Turns out at the time he was only 88 – born in 1920.
Several days later, I rediscovered the fact that Rooney more recently had a cameo in The Muppet Movie. Still going!
But just as noteworthy was that the original Heat Miser, George S. Irving, was also back at age 86 – and sounded exactly the same as he did when he first crooned the Heat Miser theme back in 1974. Amazing! (Dick Shawn, who played the original Snow Miser, had passed in 1987.)
That prompted me into a stream-of-consciousness episode where I also thought about Ed Asner in Disney’s Up – of course I remember thinking he looked old back in the 60s when he played Lou Grant, so how old must he have been in 2009 when Up was made?
The answer: he was 80; and so was costar Christopher Plummer, just a couple months Asner’s junior.
Not to be outdone, sticking with the animation theme, and in this case, Christmas as well – don’t overlook Jonathan Winters ‘ narration of Steve Odekirk’s hopefully-soon-to-be-a-cult-classic-like-Polar-Express called, Santa vs. the Snowman.
Ah, but checking IMDB.com, the Winters citation is a bit misleading. I had thought the movie was brand new when I first saw it at an IMAX theater in 2008, I think. Winters, born in 1925, would’ve been 83 at that point. However, the film was apparently made way back in 1997 – it must’ve been popularized at IMAX theaters; the 3D version was released in 2002. So that means Winters, who passed away in 2013, was actually only 72 when the film was made.
Final note: during ABC Family’s 25 days of Christmas programming, I caught some of Rudolph and Frosty’s Christmas in July. This one looked and sounded as if it were made right on the heels of the first two Rudolph offerings in mid-60s. Alas, it was made in 1979. It, too, featured most of the same voices from the early Rankin Bass gems, including Red Buttons, who was Father Time in the all-over-the-map, Rudolph-jumps-the-shark Rudolph’s Shiny New Year. Rooney was also Santa Claus in this one. Frank Gorshin was not Rudolph – again, I consulted IMDB.com. He did play a different role in Rudolph’s Shiny New Year (1976); I guess he didn’t have one of those Yeardley Smith kids voices as an adult, so Billie Mae Richards took over the Rudolph role in both Shiny New Year and Christmas in July - and sounded just like Gorshin’s 1964 Rudolph. The legendary Paul Frees also returned, as did Shelly Winters and Jules Vernon as Frosty.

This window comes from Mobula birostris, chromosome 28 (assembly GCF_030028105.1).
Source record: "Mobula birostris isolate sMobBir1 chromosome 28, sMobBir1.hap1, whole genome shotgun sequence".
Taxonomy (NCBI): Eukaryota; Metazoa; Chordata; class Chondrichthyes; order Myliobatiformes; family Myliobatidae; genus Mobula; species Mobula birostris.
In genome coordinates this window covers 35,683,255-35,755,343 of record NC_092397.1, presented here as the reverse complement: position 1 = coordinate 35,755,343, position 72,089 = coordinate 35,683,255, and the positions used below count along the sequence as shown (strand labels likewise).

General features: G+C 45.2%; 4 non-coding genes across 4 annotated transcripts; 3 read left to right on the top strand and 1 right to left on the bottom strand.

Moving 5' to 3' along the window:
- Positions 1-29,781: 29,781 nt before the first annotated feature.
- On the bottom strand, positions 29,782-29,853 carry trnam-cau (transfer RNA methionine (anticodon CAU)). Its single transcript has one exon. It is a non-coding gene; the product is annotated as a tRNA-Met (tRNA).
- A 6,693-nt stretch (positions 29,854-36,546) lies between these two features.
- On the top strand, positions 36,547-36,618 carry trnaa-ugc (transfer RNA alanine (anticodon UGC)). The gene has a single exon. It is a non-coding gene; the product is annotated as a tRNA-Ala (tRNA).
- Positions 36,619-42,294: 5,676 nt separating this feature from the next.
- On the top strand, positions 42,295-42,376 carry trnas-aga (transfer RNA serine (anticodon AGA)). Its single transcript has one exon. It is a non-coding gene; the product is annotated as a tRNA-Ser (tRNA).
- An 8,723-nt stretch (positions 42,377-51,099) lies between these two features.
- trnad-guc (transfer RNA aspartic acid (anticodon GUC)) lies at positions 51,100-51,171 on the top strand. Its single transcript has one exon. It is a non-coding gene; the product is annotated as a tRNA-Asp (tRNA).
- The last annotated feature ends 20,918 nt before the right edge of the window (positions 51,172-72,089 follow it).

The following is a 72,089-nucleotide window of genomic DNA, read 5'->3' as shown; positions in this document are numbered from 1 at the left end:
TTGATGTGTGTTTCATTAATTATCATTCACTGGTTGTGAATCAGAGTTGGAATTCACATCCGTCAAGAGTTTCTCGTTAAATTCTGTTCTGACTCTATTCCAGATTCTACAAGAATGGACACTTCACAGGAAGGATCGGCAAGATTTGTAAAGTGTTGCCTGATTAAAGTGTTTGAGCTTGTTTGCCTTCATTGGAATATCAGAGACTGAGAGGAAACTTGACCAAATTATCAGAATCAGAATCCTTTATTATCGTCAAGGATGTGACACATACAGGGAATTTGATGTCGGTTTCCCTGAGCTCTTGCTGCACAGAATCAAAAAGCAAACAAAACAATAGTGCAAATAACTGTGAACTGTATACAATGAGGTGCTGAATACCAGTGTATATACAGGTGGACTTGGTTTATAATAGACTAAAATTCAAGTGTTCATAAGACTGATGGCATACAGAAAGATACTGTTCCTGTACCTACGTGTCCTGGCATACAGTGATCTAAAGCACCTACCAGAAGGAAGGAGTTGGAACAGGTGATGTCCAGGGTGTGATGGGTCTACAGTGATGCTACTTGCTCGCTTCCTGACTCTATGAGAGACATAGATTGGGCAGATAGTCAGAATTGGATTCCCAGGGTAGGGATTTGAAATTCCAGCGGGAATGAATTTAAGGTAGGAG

Of course, when I think of 1979, I think of how the old-timers were showing up regularly on The Love Boat and various game shows. Good times.
So here’s to the old guys for continuing to entertain us, especially during the Christmas season. I’d say you were gone but not forgotten, but most of you aren’t even gone.
IS THERE ANYONE OUT THERE WHO KNOWS WHAT CHRISTMAS IS ALL ABOUT???”
So the geniuses at ABC decided that during its broadcast of A Charlie Brown Christmas was an ideal time to show its “Anything can happen when Miley Cyrus appears” promo for its Rockin’ New Year’s Eve special. Just in case you kids hadn’t seen what happened to Hannah Montana.
Is there even a modicum of decency and/or common sense left in the world?
We’ve covered the “anything can happen” phenomenon a couple times already. ABC and other network could’ve chosen to shun Cyrus for her inappropriate escapades, but instead they choose to pimp and exploit her, promising us that if we tune in, she won’t disappoint; she’ll do something “edgy” and “controversial”.